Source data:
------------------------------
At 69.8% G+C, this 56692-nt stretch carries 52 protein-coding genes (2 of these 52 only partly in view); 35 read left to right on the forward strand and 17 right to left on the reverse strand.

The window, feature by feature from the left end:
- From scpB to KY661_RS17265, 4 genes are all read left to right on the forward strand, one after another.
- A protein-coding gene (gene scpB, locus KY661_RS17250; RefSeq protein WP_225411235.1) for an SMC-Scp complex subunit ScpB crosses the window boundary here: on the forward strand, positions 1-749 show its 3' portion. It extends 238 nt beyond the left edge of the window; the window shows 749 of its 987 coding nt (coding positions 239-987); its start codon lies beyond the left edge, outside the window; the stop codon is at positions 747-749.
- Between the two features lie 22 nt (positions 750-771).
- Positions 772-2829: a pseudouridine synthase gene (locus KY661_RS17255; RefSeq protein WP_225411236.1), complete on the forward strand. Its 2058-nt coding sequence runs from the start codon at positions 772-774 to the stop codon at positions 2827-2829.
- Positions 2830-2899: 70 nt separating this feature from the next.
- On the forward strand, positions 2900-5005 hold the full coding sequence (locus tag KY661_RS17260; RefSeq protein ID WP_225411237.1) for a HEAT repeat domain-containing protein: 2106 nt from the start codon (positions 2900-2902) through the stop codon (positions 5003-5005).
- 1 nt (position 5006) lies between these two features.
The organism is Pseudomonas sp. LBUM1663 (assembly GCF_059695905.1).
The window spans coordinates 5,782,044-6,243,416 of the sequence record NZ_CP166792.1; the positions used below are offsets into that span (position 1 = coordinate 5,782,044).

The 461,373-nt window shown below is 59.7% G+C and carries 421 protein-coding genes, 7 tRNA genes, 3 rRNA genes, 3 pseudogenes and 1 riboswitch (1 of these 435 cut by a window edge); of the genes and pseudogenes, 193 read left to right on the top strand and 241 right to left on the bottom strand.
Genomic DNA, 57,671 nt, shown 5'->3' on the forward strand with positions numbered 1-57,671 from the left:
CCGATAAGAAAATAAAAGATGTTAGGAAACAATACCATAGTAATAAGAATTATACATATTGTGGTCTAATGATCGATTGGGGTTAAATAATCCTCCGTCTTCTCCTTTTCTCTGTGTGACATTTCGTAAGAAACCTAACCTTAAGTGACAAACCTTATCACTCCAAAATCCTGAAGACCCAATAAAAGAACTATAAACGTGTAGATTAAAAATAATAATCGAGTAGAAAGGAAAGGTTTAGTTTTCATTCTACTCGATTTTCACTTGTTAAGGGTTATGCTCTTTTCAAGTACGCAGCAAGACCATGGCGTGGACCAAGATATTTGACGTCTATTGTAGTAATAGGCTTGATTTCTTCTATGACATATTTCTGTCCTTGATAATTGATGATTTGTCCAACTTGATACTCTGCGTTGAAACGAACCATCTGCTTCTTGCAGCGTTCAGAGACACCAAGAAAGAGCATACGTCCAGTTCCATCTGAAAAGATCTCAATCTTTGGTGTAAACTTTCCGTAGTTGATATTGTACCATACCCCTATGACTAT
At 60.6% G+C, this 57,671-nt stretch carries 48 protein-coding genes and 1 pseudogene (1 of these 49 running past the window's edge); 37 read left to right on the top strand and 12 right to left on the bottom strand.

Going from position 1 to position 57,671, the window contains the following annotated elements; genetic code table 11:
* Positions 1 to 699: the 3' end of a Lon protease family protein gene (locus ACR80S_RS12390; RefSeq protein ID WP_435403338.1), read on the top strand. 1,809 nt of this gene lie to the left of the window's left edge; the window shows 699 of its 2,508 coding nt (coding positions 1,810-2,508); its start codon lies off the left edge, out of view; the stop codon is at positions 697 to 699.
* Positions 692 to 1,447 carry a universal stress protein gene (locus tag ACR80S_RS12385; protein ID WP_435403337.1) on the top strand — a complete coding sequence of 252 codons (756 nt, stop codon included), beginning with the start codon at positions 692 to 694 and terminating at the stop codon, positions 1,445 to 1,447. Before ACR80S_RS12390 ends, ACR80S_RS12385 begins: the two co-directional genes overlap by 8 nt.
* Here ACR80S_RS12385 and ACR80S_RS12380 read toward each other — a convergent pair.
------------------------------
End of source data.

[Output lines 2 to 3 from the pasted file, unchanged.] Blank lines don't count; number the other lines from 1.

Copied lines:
The window, feature by feature from the left end:
- From scpB to KY661_RS17265, 4 genes are all read left to right on the forward strand, one after another.